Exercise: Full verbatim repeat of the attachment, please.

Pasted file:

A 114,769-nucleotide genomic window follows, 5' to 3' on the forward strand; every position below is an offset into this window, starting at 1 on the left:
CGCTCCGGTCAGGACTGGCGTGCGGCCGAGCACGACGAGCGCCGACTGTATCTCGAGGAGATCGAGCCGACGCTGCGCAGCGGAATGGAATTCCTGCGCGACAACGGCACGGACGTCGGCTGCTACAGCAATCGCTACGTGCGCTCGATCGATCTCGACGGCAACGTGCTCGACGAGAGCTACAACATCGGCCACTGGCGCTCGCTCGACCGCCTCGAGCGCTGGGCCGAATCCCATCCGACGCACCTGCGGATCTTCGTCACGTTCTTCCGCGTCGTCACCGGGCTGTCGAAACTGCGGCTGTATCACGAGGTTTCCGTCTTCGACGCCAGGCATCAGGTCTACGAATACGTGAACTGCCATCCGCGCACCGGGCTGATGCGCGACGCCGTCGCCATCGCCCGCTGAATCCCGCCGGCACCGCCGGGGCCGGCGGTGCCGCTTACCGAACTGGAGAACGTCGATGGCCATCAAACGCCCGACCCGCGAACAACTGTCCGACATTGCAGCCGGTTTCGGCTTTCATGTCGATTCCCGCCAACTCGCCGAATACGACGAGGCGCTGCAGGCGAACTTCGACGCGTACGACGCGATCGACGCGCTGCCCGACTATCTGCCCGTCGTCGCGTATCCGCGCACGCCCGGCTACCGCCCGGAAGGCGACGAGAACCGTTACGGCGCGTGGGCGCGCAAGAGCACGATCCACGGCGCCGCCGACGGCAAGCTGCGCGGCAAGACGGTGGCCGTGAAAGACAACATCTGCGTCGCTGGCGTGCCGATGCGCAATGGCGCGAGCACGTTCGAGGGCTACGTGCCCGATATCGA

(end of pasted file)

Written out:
A 114,769-nucleotide genomic window follows, 5' to 3' on the forward strand; every position below is an offset into this window, starting at 1 on the left:
CGCTCCGGTCAGGACTGGCGTGCGGCCGAGCACGACGAGCGCCGACTGTATCTCGAGGAGATCGAGCCGACGCTGCGCAGCGGAATGGAATTCCTGCGCGACAACGGCACGGACGTCGGCTGCTACAGCAATCGCTACGTGCGCTCGATCGATCTCGACGGCAACGTGCTCGACGAGAGCTACAACATCGGCCACTGGCGCTCGCTCGACCGCCTCGAGCGCTGGGCCGAATCCCATCCGACGCACCTGCGGATCTTCGTCACGTTCTTCCGCGTCGTCACCGGGCTGTCGAAACTGCGGCTGTATCACGAGGTTTCCGTCTTCGACGCCAGGCATCAGGTCTACGAATACGTGAACTGCCATCCGCGCACCGGGCTGATGCGCGACGCCGTCGCCATCGCCCGCTGAATCCCGCCGGCACCGCCGGGGCCGGCGGTGCCGCTTACCGAACTGGAGAACGTCGATGGCCATCAAACGCCCGACCCGCGAACAACTGTCCGACATTGCAGCCGGTTTCGGCTTTCATGTCGATTCCCGCCAACTCGCCGAATACGACGAGGCGCTGCAGGCGAACTTCGACGCGTACGACGCGATCGACGCGCTGCCCGACTATCTGCCCGTCGTCGCGTATCCGCGCACGCCCGGCTACCGCCCGGAAGGCGACGAGAACCGTTACGGCGCGTGGGCGCGCAAGAGCACGATCCACGGCGCCGCCGACGGCAAGCTGCGCGGCAAGACGGTGGCCGTGAAAGACAACATCTGCGTCGCTGGCGTGCCGATGCGCAATGGCGCGAGCACGTTCGAGGGCTACGTGCCCGATATCGA